]. GPON reach extenders have also recently been standardized by the ITU-T (G.984.6). The reach extension techniques considered in G.984.6 require the use of electrically powered units in the field containing optical amplifiers or optical-electrical-optical (OEO) repeaters, but these techniques negate some of the advantages of PON systems and may not always be practical or cost effective for operators, particularly in certain environments where there is no electrical powering.

Techniques that enable PON reach extension while maintaining a totally passive outside plant could be very attractive for network operators. Raman amplification in the transmission fiber is one such technique that could improve the PON loss budget by coupling suitable pump lasers to the fiber at the central office. Recently, we have reported a purely-passive GPON compatible reach extender using distributed Raman amplification [7

7. B. Zhu and D. Nesset, “GPON reach extension to 60km with entirely passive fiber using Raman amplifiers,” in Proceedings of ECOC 2009, paper 8.5.5. (2009).

]. Operation over 60-km of AllWave® fiber with split ratio of 1:64 has been demonstrated. A fiber laser pump at 1240 nm was chosen to provide gain for the GPON upstream 1310nm signal in order to ensure compatibility with standard GPON wavelengths with the narrow upstream wavelength band (1300-1320nm) option as defined in ITU G.984.5. This wavelength tolerance allows the use of low cost, un-cooled DFB diode transmitters. A pump at wavelength around 1400-nm would provide the maximum Raman gain efficiency for co-pumping of downstream signal band (1480-1500nm); however the upstream 1310 nm signal would be significantly depleted if 1400-nm pump were used. Hence, the 1427-nm pump was used in that experiment as a trade-off between a minimal upstream 1310nm signal depletion and an adequate downstream 1490nm signal gain. While these pump wavelength designs partially reduced most unwanted pump-to-signal interactions, detectable depletion of the upstream 1310nm signal was observed in that experiment. In addition, the de-polarized semiconductor lasers with relative intensity noise (RIN) as low as –150dB/Hz are required for the co-pumping scheme in order to reduce the pump noises coupled into the downstream signal.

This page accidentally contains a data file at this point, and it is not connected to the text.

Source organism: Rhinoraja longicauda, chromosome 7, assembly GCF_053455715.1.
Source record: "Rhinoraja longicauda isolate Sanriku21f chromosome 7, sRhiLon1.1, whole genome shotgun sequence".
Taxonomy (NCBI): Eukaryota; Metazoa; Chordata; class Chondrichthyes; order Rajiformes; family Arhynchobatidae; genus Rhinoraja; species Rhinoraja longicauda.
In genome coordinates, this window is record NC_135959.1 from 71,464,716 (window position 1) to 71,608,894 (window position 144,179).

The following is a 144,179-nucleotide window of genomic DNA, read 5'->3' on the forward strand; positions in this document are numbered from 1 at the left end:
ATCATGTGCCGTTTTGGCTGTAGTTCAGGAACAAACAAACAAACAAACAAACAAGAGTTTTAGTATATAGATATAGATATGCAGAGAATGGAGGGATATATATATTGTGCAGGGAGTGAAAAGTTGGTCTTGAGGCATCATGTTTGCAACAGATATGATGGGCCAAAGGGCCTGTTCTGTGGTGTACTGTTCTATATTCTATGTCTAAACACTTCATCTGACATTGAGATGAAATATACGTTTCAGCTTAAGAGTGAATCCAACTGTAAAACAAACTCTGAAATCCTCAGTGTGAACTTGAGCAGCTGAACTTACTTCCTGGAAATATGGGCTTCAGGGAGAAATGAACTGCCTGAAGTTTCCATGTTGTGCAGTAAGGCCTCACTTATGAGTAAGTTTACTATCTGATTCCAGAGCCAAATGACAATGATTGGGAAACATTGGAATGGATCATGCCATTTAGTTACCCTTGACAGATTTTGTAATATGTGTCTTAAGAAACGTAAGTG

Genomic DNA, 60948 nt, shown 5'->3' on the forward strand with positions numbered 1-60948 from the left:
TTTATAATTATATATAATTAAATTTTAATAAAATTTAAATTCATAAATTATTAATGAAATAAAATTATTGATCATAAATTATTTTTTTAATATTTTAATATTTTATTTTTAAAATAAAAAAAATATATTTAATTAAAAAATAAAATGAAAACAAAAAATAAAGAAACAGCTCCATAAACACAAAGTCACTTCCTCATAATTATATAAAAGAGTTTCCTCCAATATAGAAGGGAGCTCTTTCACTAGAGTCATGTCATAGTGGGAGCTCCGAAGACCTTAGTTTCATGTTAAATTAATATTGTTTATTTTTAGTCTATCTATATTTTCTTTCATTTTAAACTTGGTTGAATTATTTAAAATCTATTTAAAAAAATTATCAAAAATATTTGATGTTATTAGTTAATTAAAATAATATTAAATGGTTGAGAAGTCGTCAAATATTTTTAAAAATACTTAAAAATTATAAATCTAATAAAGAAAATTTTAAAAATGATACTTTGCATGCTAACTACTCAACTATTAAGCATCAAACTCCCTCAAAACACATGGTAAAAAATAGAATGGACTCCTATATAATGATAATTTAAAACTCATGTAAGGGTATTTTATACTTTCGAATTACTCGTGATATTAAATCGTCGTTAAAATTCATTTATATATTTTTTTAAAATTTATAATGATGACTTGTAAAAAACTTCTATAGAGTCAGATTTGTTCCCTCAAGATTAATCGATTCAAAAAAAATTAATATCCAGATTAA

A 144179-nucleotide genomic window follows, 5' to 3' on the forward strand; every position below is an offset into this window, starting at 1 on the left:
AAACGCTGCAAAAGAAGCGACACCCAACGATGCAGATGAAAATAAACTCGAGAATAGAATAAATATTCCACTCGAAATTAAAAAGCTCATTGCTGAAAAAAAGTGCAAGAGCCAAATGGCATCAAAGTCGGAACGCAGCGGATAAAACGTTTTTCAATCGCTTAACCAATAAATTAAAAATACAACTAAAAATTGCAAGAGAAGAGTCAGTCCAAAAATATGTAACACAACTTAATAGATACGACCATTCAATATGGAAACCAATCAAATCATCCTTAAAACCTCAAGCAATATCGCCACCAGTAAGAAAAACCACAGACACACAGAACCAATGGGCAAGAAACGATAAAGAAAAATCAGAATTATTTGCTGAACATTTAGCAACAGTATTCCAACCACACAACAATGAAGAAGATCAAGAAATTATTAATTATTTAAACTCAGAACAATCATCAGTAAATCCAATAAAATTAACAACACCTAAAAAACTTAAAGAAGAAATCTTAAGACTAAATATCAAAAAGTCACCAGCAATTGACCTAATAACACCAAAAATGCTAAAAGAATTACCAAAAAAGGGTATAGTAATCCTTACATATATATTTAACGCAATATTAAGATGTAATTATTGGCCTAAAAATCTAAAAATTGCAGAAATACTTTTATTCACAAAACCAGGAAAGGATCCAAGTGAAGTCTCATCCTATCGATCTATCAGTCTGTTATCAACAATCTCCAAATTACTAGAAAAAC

2. Experiment

The 1240 nm pump light, that provides counter-propagating Raman gain for the 1310 nm upstream signal, is generated in Raman fiber laser [9

9. S. Grubb, T. Strasser, W.Y. Cheung, W. A. Reed, V. Mizrahi, T. Erdogan, P. J. Lemaire, A. M. Vengsarkar, and D. J. DiGiovanni, “High-Power 1.48 mm cascaded Raman laser in Germano-silicate fibers,” in Proceeding of OAA’1993, paper PD3, (1993).

]. Low cost multimode semiconductor diodes at 915 nm are used to pump an Yb-doped cladding-pumped fiber laser (CPFL). The output of CPFL at 1117 nm is input to a cascaded Raman resonator (CRR), which consists of 400m spool of high Raman gain efficiency fiber and a cascaded grating set to shift the output wavelength up to 1240 nm. An output power of 1.3 W is readily obtained using this approach. The residual Raman shifted wavelengths at 1117nm and 1172nm are more than 20 dB below the 1240nm and do not contribute significantly to the Raman gain. The discrete Raman amplifier at 1490nm wavelength band to booster the downstream signal power consists of a Raman gain medium and 1400nm semiconductor diode pumps. The Raman gain medium is a 1.6-km length of high Raman gain efficiency fiber, and it is configured as backward-pumping. A net Raman gain of 12 dB can be ready obtained in the experiment.